Bourdeaux's opponents have painted her as an out-of-touch "career bureaucrat" while McCormick's opponents have criticized his response to the coronavirus pandemic and tried to align him with Trump.
"It's telling that the worst Rich McCormick can come up with is that Carolyn Bourdeaux has the leadership experience to bring both parties together and get our economy back on track," Bourdeaux spokesperson Monica Robinson said in a statement
"Far more alarming is that Rich — an ER doctor — refuses to wear a mask at crowded events, aims to take health care away from millions, and routinely downplays a pandemic that has already taken the lives of 220,000 Americans."
The president endorsed McCormick, a fact that the candidate touts in his campaign's Twitter bio, but McCormick has increasingly distanced himself from the president in a district where Trump elicits mixed feelings even among some Republicans.
"Rich doesn't speak with the president on a regular basis by any means," Simpson said. "Rich's position is the president can defend himself."
Throughout his reelection campaign, Trump has claimed he'll protect America's suburbs from what he characterizes as "crime and chaos in Democratic-run cities." Critics say his "law and order" rhetoric is racially charged fear mongering.
McCormick has also embraced a "law and order" approach, which may appeal to some voters in majority-white Forsyth County. "When you see what's going on in the Democratically controlled cities in this country ... we're reminding voters that's what the Democratic party is certainly standing for," said Forsyth Republican chairman Patrick Bell.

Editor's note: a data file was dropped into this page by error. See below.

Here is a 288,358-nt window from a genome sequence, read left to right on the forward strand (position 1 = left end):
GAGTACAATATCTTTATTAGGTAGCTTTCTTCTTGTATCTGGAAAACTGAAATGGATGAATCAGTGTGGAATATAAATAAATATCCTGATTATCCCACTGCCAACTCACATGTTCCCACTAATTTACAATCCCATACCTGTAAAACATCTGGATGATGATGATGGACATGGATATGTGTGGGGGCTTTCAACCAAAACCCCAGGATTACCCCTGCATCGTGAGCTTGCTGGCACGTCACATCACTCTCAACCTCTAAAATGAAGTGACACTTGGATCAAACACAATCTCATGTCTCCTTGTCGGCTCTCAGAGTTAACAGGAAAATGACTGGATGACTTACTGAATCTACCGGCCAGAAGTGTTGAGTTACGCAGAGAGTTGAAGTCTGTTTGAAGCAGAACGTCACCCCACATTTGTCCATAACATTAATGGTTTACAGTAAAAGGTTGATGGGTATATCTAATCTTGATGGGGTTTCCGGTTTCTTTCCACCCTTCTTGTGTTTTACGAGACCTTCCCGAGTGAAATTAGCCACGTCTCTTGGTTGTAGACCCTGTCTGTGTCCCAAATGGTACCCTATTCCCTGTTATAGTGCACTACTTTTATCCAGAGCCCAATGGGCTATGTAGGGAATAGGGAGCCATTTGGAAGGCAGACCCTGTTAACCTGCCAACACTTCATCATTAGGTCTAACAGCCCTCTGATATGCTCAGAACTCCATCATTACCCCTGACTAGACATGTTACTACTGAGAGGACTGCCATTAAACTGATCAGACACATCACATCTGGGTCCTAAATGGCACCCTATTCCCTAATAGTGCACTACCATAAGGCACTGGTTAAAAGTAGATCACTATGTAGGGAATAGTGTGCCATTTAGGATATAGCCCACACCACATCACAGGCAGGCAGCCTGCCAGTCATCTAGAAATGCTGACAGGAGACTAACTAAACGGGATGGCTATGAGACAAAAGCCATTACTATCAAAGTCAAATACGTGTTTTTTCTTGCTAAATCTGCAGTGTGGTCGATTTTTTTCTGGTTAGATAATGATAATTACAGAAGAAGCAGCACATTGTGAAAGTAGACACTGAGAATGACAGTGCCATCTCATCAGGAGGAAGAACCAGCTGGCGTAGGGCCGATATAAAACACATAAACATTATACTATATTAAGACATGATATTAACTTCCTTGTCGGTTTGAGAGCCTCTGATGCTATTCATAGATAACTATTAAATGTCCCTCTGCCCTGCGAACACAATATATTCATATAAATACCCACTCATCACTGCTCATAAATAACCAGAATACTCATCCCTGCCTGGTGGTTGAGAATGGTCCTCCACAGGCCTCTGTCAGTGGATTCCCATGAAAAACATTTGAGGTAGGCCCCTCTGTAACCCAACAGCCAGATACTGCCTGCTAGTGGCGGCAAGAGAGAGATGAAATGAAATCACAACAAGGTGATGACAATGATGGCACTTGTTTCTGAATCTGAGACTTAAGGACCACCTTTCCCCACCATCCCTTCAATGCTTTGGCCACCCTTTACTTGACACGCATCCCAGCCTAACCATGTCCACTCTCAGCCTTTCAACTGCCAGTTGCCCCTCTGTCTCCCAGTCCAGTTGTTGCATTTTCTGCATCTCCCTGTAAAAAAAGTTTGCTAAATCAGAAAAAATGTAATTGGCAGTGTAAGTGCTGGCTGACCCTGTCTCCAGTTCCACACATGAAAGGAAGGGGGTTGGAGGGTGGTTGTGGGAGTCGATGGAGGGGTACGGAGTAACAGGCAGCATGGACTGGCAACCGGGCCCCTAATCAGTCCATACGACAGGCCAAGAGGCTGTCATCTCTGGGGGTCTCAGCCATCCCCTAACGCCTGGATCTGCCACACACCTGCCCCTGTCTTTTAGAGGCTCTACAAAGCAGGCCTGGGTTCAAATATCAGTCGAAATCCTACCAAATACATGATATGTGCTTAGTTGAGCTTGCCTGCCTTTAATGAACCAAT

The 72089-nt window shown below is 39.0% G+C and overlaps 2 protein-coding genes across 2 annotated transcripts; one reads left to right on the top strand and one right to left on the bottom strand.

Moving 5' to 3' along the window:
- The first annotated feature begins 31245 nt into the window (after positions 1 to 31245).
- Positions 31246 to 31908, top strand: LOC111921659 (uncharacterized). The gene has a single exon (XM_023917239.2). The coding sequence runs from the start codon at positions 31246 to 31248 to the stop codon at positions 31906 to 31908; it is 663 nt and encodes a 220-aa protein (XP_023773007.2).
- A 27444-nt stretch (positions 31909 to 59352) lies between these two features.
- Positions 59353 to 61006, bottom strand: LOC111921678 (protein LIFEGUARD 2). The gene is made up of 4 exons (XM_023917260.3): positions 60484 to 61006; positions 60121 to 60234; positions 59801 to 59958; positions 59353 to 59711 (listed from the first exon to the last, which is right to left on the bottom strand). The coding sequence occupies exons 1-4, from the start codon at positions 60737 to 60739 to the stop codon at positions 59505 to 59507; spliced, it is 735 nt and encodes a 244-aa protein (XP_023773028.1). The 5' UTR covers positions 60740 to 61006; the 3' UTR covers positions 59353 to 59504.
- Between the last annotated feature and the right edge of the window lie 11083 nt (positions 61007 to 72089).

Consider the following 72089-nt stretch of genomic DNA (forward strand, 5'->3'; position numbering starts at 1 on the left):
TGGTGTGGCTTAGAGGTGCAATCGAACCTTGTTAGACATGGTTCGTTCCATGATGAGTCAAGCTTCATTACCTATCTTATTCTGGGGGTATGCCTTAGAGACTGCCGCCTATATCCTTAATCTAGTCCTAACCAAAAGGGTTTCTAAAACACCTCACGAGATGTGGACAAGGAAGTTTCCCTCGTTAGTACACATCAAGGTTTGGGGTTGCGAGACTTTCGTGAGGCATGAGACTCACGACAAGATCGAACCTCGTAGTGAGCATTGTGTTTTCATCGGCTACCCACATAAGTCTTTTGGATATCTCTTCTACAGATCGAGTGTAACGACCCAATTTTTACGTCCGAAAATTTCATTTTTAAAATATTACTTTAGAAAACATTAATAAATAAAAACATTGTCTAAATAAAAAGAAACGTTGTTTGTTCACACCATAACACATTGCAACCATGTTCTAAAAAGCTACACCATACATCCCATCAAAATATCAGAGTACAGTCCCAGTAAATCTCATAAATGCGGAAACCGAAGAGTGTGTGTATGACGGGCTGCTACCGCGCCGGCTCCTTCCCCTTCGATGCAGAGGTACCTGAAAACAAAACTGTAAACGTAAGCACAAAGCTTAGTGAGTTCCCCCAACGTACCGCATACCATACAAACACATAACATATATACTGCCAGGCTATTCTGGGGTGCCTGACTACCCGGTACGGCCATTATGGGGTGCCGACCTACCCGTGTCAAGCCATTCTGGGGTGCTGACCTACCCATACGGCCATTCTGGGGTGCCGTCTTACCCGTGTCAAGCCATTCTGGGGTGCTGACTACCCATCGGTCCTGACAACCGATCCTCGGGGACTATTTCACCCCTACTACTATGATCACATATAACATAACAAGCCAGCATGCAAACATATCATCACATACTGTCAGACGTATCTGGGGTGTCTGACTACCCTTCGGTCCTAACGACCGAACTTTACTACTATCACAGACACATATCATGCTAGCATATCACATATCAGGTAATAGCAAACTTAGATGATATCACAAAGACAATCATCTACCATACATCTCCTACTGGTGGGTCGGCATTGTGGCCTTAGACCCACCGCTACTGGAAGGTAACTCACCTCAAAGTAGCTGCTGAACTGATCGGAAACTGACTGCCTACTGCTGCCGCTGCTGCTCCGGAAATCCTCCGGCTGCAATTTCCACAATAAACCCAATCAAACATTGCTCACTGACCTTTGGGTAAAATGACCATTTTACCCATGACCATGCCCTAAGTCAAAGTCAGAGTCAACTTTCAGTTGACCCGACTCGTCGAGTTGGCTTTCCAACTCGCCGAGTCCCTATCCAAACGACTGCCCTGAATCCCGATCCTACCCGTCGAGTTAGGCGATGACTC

But voters who exemplify a changing version of suburbia may be turned off by the GOP's approach.
"What he's not thinking about is we live in the suburbs. This is Gwinnett County," said Lawrenceville resident Pamela Martinez, 68, who identifies as Black and describes her multiracial family as the "United Nations." "He doesn't really understand that because he doesn't really deal with diversity."
With a presidential race and two Senate races also on the ballot, voter turnout will be high in the 7th District. "The candidate who wins this House race will almost certainly be the candidate whose party wins the presidential election in that district," Abramowitz said.
For Bourdeaux and McCormick, it's a matter of which voters show up in greater numbers.
"Democrats are going to try to drive up turnout among voters of color — black, Latino and Asian American — in Gwinnett County. What Republicans are hoping to do is drive up turnout particularly in Forsyth County," Gillespie said.
While the 7th District has been rated as "tilt Democratic" by Inside Elections and "lean Democratic" by Cook Political Report and Sabato's Crystal Ball, FiveThirtyEight's election forecast gives McCormick a slight advantage. Experts say it will be down to the wire.
Early voting data so far has suggested record turnout in Gwinnett County. The county's first week of in-person early voting exceeded the total ballots cast in three weeks of early voting in 2016, local election officials reported.
"For many Democrats, this Bourdeaux election is about finishing the job that we started in 2018," Bianca Keaton, Gwinnett County's local Democratic chairwoman, said.
But high voter enthusiasm is also met with long lines and barriers to voting. The Gwinnett Daily Post reported lines as long as eight hours at polling locations in the county on the first day of in-person early voting. Research shows non-white voters are more likely to face longer lines compared to white counterparts, which voting rights activists say is a form of voter suppression.
In a district where less than 500 votes decided the last congressional race, anything is possible.